cannot be used for things like conditions or calculations.
- The shift register signal assignment can be written using one signal
statement; however, the operator for that assignment is not discussed in this
- The read command is defined in the std.textio package in the std library.
- The three basic FPGA architecture elements are I/O interfaces, basic building
blocks, and interconnections.
- // Example code for a pulse detector/verifier.
- Xilinx ISE simulation tutorial using ModelSim XE III 6.4b.
...standard for derating the internal resources. Most of the time 60–70% is a
good range. I generally like 50%, especially for new designs, where there is a
good possibility that the design will grow.
Additionally, it is always a good idea to derate input/output pins to
accommodate potential growth.
Implementation, also referred to as place and route (PAR)
Implementation is the process that maps the synthesized netlist to the
specific or target FPGA’s resources and interconnects them to the FPGA’s
internal logic and I/O resources.
Tip 1. When daisy-chaining devices, make sure to add the ability to jump out
or remove any of the devices, if necessary. Sometimes, a device may cause
problems, and having the ability to remove it from the chain helps in isolating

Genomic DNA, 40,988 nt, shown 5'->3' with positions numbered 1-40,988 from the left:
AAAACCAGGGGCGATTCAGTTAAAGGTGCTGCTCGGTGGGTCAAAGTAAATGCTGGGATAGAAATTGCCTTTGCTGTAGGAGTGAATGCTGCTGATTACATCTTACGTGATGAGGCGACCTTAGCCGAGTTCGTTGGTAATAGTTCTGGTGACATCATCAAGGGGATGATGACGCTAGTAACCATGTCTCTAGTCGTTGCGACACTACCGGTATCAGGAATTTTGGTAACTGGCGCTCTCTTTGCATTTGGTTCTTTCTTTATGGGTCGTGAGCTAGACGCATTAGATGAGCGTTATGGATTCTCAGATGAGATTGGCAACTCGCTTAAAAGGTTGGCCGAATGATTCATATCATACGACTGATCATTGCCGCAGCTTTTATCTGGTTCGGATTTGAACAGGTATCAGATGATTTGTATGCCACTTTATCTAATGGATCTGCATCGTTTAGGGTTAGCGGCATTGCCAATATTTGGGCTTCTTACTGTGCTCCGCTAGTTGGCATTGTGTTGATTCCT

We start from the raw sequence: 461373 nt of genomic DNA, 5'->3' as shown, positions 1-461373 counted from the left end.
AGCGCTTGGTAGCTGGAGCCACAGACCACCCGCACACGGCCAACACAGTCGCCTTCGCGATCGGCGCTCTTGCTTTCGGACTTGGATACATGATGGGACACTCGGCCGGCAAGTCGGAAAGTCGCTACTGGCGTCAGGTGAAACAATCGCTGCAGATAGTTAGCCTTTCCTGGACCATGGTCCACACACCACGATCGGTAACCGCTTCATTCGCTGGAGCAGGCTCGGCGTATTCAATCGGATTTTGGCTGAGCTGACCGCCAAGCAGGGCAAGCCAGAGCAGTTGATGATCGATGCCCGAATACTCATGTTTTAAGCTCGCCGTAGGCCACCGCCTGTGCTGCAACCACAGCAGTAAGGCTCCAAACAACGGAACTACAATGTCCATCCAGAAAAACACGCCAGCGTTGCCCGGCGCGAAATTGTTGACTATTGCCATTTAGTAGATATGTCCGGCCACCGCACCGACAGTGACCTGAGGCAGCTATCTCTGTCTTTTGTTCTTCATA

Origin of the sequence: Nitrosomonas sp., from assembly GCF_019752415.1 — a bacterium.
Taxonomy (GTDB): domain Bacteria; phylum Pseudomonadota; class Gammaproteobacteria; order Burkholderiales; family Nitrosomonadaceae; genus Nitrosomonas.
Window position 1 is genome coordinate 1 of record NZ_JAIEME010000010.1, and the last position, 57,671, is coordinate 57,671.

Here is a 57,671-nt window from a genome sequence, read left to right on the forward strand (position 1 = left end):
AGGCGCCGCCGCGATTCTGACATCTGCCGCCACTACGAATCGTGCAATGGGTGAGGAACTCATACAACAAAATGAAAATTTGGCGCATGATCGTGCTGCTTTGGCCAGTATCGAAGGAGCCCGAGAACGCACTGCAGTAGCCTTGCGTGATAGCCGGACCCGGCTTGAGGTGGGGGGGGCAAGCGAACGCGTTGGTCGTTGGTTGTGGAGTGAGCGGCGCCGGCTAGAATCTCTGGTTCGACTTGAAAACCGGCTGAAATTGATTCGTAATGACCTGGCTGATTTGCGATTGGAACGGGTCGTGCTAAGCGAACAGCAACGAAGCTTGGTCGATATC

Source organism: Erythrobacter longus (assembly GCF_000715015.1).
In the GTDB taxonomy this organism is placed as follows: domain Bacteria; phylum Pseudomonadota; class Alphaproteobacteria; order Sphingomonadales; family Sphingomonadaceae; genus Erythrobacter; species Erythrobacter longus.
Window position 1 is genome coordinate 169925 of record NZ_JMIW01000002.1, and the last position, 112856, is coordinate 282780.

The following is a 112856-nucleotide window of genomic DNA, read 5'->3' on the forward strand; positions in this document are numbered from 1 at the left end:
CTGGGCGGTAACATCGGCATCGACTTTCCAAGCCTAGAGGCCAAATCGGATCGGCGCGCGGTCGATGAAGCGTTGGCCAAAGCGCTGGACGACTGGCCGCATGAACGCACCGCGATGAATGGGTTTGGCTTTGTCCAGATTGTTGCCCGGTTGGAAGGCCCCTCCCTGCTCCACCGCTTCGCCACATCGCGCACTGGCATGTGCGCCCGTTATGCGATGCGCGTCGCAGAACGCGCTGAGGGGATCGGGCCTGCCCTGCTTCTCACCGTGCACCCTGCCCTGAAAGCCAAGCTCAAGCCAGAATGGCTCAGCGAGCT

Tip 2. It is always a good idea to design in some debugging and
troubleshooting mechanisms, such as test points, pads, or connectors. Most
likely, a logic analyzer will become your best friend for verifying,
troubleshooting, or just working with the design. Consider using test
connectors that mate with lab equipment hardware. This makes your life so much
easier. One of my favorites is a Mictor connector that mates directly with
Tektronix’s logic analyzer. This made life so much easier than having flying
leads soldered to the board. Plus, with surface mount packages, probing is very
difficult and, in some cases, impossible. The test connector can always be
removed from production boards. As shown in the simulation phase, lab data can
be read into a testbench using a connector, like a Mictor, which makes
capturing the data a lot easier.
Tip 3. Many FPGAs require several different voltages (such as supply or
signal), so be sure to consult the datasheet for the acceptable ranges and the
appropriate supply capacitors.
Tip 4. Sometimes, it is desirable to select a specific FPGA package based on
the ability to upgrade to a larger size (more internal resources) in the same
package without respinning or re-laying out the board. If this is the case,
then make sure the two devices are pin-for-pin compatible. The power and
grounds may be in different locations. So, if the plan is to start with one
specific FPGA size with the goal of being able to replace it with a larger size
without having to redo the board, at a minimum, make sure both selections are
pin compatible and have the same voltage requirements.
Tip 5. If you have unused input pins, make sure to read the user’s guide,
application notes, or other appropriate material to determine if it is
necessary to connect them to a known state. This can be as simple as making a
selection in the implementation tool. Although this is simple, it does require
some action on your part.